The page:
safety, and it also gives mental confidence when you are climbing that
both you and your partner have verified your setup and take safety seriously.
FRB: How do you think the sport of climbing has
the 20 years you've been climbing?
the better, actually. Gear is better, attitudes are mellower, the sense
of being a climbing community is stronger. The advent of gym climbing
has helped quite a bit with that. People can become introduced to the
aspects of the sport that more athletically inclined people in this
world can agree on - freedom of movement, natural joy of ascent, appreciation
of the indoors world, camaraderie, etc. Then if they wish they can move
on to other aspects of the sport in the whole spectrum from outdoor
sport climbing, to bouldering, to trad, alpine, and mountaineering.
FRB: How do you think your perspective on climbing
has changed during
that same time?
started as a trad and alpine climber and boulderer, and gradually got
introduced to sport climbing, which was followed by gym climbing. Now
I do all of the above, but my focus is sport, bouldering, and easy free-solos.
One of the good things about being older for me is that I don't take
failure as much to heart now - in fact I've learned that failing on
a climb can be just as much fun as succeeding on it. It all depends
on your attitude.
FRB: How do you think climbing as a sport differs
from other sports?
many ways, not so much. I think it's to our advantage to emphasize what
we have in common with other sports rather than to try to differentiate
ourselves. Sure, climbing is special and that's why we do it, but underneath
there is something that all sports share and emphasizing those increases
our level of understanding with others.
FRB: What are some of the favorite places you've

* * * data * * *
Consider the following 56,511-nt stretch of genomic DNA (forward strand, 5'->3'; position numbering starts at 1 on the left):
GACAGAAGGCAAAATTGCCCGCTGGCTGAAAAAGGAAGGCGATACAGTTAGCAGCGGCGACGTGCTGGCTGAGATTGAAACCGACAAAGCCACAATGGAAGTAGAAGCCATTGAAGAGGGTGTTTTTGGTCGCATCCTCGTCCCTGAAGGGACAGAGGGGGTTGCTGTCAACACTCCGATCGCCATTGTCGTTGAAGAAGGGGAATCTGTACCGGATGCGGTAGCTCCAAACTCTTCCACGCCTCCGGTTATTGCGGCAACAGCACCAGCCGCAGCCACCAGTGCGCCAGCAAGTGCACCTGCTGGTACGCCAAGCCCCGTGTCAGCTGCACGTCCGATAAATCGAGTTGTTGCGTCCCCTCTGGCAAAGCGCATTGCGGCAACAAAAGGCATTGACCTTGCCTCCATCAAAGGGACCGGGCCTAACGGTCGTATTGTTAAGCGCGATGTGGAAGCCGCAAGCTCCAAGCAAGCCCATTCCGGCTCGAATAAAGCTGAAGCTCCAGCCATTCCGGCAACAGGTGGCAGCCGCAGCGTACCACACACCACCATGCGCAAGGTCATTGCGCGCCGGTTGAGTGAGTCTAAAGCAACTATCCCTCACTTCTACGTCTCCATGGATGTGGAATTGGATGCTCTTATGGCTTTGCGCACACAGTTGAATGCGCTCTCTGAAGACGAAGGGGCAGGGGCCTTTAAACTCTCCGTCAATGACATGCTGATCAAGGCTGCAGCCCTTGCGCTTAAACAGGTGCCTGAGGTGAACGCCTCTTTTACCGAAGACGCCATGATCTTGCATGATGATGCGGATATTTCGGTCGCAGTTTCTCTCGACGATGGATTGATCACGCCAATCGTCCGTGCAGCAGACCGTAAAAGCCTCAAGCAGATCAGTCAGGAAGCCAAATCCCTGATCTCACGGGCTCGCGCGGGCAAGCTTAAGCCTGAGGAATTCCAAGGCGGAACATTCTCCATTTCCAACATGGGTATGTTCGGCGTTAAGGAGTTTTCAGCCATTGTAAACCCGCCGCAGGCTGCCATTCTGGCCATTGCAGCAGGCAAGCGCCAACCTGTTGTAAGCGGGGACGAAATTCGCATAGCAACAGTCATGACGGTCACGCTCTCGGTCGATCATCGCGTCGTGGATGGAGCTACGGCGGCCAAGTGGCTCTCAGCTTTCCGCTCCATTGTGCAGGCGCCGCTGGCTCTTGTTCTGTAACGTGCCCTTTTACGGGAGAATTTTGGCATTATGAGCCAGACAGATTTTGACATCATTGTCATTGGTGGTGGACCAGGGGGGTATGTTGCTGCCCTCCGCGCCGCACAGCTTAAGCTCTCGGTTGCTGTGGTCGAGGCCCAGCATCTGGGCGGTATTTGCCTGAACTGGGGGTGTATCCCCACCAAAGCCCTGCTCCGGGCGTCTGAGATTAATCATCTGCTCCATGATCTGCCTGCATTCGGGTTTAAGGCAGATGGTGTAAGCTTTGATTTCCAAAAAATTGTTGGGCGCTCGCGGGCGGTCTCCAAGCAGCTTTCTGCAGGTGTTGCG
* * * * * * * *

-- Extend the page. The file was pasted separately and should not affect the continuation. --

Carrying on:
climbed or bouldered?
Greg: Flatirons (including Flagstaff),
Fontainebleau (I lived in Paris for 8 months and climbed there quite
a bit on weekends), RMNP, Cirque of the Towers in the Winds, Dome Rock
in Wyoming, Unaweep Canyon, Eldorado Canyon, and Boulder Canyon.
FRB: How does climbing enter into
of the cornerstones of my philosophy is to strive for balance in life
and obviously there is a climbing connection there.
FRB: Are you competitive?
Greg: Yes, but it's balanced
by other considerations - winning isn't everything, in fact it isn't
even majorly important to me. Some people might say that's really a
FRB: Do you compete indoors?
done it twice - once was indoor lead climbing several years ago and
just this past Friday I competed in the Citizens Bouldering comp at
the Spot thanks to this interview. I had a fantastic time in the bouldering
comp last Friday and I'd love to do it again! I think what I liked was
really an extension of what I like about Bouldering - you work on problems
together with those around you and get beta from each other, so there's
an aspect of cooperation that balances out the competitive aspect. I
like that. When I tried the lead climbing competition it was less cooperative
and more strictly competitive and I enjoyed that less. I do think that
some people are genuinely attracted to true competition where you really
want to defeat your opponents and I think that is also valid but it
isn't me. Ideally there should be competitions that satisfy both personality
types and I think this exists now so that's great!
FRB: What do you like about
great to see lots of people have a fun time.
FRB: Are you a slacker?
Greg: Yeah Dude.
FRB: Thanks for the interview, Greg.